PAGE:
Aix en Provence, France

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When Urban Renewal Turns Macabre:  It happens often really. A downtown construction project comes to a halt because a worker discovers a coin or a ceramic shard from a previous culture. Archeologists are called in to sift through the area and after a couple of weeks give the all clear to continue. The delay is built in to the schedule – no big deal. But sometimes, as happened this year in our second home town of Aix-en-Provence, this happens:The asphalt area around the eagle-topped obelisk fountain is cleared of cars three days a week to make room for nearby farmers, fishermen, and craftsmen to set up their market stalls. It’s a typical lively sunny scene with olive oil, spice, egg, lavender sachet, and homemade pasta sellers’ voices calling out their daily specials, competing for the city folks’ euros. And our feet pound that pavement every Tuesday, Thursday, and Saturday with menus in mind, planning our meals around what looks good and fresh.Late in 2016 we began to hear talk of temporarily moving the entire market to another part of town. City Hall has big plans to upgrade the asphalt surface of the Place of the Preachers with stone pavers, making it a car free zone all week. The market stalls will return after the year-long project but the cars on the off-market days will have to find somewhere else to park after the pedestrianization project is completed. Nobody was happy. It would be terribly disruptive for the vendors to move the whole market to another square, and the automobile drivers didn’t like the idea of the long walk to the center from parking lots on the outskirts of town. And when they heard a new drainage system would have to be installed to more effectively capture and redirect the runoff, there were groans, knowing that digging of that level was bound to turn up something medieval or Roman and the year-long project could easily take two years – or more to complete.
And that’s exactly what happened. Shortly after they began digging the deep trenches for the four-foot wide underground drainage culverts, work had to stop and the whole area was teeming with fluorescent green vested archeologists instead of construction workers.There appear to be about ten deep graves in front of the church facing the square. All the medieval and renaissance maps of the area show at least one gallows located near the center of the square. So maybe these people were executed and there was no one to claim their bodies, so they were buried near where they were executed. A definitive reason for the bodies being buried there was not reported.We were impressed with how they were not only searching for artifacts that could lead to a better understanding of the history of the place, but also the care and respect with which the bones were removed for a proper re-burial in the cemetery. The dirt was removed from the skeletons with small paint brushes, then swept into dustpans or vacuumed away to uncover the skeletons as they were buried up to 400 years earlier. Each bone was carefully labeled before being moved.Of course, after the human remains were found, the whole area had to be meticulously excavated to make sure no skeletons would remain under the new pavers. And the other end of the square had to be dug up. Though no bodies were discovered there, the archeologists found and carefully recorded the traces of foundations of several buildings. They even attempted to preserve a Plane tree that was growing in the square by wrapping the horizontal roots that had spread across the floor of the ancient buildings.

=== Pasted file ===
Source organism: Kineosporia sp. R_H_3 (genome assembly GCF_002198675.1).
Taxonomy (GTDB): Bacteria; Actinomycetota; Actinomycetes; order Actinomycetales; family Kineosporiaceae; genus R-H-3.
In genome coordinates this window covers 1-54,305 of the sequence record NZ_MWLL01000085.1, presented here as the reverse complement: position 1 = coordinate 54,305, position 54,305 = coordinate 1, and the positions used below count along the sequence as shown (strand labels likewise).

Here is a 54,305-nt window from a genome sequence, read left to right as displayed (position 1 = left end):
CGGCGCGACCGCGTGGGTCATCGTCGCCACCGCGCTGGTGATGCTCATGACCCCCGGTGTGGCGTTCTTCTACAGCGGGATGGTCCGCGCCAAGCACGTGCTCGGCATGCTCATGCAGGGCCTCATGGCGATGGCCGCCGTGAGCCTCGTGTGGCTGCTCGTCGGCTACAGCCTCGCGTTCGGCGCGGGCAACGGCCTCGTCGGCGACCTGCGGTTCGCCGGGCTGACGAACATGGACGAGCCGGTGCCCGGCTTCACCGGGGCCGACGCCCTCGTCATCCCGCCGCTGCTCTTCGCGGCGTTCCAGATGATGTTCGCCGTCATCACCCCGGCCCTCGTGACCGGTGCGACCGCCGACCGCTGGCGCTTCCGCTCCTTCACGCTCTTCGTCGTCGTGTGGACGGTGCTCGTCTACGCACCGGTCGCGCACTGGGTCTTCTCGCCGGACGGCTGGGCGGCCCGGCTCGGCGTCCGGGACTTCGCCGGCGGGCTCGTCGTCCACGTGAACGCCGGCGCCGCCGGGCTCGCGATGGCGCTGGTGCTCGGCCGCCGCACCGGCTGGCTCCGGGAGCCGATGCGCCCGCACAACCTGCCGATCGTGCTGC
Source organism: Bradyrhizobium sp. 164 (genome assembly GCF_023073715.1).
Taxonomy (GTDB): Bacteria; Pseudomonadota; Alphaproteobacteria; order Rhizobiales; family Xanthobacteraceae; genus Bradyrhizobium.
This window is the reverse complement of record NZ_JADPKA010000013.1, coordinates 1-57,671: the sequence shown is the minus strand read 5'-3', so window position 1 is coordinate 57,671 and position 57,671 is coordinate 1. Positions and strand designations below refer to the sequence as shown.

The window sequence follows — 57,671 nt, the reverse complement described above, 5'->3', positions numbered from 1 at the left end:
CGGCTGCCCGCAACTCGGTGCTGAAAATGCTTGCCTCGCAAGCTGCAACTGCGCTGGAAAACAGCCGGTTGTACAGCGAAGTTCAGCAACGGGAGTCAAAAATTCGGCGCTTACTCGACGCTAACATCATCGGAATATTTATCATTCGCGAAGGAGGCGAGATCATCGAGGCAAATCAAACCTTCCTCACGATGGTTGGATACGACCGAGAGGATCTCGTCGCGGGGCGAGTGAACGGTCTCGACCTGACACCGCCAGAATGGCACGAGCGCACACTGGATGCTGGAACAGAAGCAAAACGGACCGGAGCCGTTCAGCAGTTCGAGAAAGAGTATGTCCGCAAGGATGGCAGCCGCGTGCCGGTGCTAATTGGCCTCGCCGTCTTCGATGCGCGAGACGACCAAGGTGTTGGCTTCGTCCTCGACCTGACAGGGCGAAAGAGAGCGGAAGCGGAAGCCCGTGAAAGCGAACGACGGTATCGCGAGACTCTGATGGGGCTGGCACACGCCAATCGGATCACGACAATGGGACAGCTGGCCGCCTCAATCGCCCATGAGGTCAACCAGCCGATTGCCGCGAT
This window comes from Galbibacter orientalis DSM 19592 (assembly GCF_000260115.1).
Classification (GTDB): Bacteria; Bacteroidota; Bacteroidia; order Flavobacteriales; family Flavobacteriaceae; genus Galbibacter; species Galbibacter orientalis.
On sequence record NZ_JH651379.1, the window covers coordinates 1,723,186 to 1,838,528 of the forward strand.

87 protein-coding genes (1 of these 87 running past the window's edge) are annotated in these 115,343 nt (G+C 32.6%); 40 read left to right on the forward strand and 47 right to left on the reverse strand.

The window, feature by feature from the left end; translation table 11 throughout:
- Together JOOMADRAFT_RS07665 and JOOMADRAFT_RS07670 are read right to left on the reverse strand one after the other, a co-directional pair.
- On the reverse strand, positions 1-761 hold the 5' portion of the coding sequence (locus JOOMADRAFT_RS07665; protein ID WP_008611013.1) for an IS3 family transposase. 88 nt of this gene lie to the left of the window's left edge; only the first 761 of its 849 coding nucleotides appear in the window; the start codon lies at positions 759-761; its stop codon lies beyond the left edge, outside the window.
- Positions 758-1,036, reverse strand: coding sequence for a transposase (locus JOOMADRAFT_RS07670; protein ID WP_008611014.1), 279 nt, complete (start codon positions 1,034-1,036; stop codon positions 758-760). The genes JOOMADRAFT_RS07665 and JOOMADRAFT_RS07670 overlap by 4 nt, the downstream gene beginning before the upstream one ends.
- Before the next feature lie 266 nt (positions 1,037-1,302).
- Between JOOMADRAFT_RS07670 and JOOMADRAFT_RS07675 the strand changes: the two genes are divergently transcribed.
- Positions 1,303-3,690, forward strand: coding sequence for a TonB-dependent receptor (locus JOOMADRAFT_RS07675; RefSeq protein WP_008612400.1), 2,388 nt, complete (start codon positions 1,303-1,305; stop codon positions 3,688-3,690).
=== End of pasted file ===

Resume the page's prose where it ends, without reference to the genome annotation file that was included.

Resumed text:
It is a little creepy to think we – and thousands of others – were unaware all this time that we were walking over buried humans while we shopped and greeted neighbors. But I guess, when you walk around in a town established by the Romans, you just never know.
On the lighter side, in 1676, Thomas Fornet wanted his contribution to the foundations found about 5 feet below the surface remembered by posterity. So we will do just that.